Publication Details (including relevant citation information):
J. Electrostat., 2007, 65, 571-581.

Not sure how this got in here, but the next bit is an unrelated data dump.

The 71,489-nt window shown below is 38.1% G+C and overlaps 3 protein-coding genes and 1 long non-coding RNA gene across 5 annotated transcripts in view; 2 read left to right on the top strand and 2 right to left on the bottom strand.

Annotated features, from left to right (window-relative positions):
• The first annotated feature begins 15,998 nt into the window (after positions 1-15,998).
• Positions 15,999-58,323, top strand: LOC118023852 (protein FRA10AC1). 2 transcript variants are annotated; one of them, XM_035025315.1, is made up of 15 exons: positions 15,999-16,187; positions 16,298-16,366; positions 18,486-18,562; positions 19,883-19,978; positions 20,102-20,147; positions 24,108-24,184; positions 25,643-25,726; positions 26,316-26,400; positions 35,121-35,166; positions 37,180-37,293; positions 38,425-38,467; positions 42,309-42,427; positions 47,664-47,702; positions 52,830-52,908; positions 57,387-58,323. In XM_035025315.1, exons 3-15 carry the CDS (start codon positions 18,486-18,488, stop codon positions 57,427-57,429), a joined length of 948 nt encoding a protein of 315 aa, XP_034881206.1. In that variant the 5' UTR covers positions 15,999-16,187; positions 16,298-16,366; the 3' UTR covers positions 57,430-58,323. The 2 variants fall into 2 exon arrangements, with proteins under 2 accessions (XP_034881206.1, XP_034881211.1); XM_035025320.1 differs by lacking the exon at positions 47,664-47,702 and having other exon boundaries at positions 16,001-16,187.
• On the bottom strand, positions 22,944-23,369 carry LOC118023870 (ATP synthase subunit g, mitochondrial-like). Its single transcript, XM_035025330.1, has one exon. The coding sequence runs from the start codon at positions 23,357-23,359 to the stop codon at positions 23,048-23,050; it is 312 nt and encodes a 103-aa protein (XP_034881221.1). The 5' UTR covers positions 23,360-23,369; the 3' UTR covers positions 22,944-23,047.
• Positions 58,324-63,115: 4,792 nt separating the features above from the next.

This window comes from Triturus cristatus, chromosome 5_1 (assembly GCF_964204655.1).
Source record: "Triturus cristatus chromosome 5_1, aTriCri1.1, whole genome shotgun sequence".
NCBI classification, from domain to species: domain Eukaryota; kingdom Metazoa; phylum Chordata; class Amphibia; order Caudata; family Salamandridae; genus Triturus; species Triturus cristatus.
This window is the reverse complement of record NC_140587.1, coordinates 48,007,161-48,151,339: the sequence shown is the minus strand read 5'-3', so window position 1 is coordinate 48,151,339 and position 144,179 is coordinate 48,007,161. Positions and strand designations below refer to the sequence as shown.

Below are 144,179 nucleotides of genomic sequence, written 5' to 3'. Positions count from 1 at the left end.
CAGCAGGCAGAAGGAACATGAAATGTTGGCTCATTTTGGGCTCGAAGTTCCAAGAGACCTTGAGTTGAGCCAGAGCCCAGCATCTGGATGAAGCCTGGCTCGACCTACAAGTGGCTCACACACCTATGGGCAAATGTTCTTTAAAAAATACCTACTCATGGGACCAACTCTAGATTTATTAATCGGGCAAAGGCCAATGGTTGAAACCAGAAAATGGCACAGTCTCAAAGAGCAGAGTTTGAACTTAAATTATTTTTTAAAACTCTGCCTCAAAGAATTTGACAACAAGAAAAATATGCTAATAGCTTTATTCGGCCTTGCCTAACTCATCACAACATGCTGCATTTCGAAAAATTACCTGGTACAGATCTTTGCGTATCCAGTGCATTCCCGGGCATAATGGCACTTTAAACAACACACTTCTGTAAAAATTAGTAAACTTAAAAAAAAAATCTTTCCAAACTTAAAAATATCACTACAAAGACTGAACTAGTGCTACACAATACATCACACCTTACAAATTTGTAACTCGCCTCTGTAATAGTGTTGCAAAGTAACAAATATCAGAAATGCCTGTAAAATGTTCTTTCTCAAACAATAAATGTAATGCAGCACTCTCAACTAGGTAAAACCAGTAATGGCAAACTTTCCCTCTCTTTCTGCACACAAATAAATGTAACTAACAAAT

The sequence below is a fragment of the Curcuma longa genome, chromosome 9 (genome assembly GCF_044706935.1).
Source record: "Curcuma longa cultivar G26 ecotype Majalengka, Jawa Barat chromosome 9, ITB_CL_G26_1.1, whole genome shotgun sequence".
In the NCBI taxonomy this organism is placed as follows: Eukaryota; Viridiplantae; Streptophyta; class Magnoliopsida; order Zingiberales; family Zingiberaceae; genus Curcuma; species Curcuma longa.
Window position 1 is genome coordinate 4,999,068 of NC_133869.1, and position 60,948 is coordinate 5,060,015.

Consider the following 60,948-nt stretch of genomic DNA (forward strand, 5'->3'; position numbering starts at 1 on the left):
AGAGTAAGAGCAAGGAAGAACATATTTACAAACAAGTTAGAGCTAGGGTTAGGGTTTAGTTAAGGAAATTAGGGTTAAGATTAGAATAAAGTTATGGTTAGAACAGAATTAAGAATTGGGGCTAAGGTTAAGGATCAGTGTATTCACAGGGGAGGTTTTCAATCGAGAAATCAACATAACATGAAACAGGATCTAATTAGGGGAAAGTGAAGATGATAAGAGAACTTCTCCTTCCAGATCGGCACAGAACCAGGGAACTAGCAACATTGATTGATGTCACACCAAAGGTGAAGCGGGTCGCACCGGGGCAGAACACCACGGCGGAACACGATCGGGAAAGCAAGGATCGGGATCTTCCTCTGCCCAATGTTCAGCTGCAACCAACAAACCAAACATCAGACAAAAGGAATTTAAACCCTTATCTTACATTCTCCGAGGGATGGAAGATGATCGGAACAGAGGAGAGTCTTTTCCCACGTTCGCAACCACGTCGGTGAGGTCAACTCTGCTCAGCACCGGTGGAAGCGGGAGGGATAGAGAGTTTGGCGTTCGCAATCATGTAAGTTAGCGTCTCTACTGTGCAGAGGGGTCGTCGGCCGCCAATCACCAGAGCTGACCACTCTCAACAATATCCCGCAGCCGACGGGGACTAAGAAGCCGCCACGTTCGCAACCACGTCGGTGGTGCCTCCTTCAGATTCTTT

Binary mixtures of pharmaceutically relevant powders were investigated using dielectric spectroscopy over a frequency range of 10−3 to 300 kHz. Two different binary mixtures were studied as a function of concentration; pseudoephedrine hydrochloride in dicalcium phosphate dihydrate and acetaminophen in microcrystalline cellulose, respectively. Dielectric properties obtained from measurements of these systems are reported and found to follow a trend similar to the observed triboelectric behavior after low-shear tumble blending. Powder samples for charge measurement were mixed using a stainless steel blender and dispensed directly into a Faraday pail. For the two binary mixtures studied, low-frequency conductivity calculated from the imaginary part of the complex permittivity (or loss factor) was observed to be sensitive to water content. Furthermore, the unanticipated trends previously reported in the measured specific charge after blending were observed to correspond with the surface charge density calculated from the capacitance of the composite material. The implications of moisture and the physical and chemical properties of these dielectric mixtures are also discussed with supporting results.
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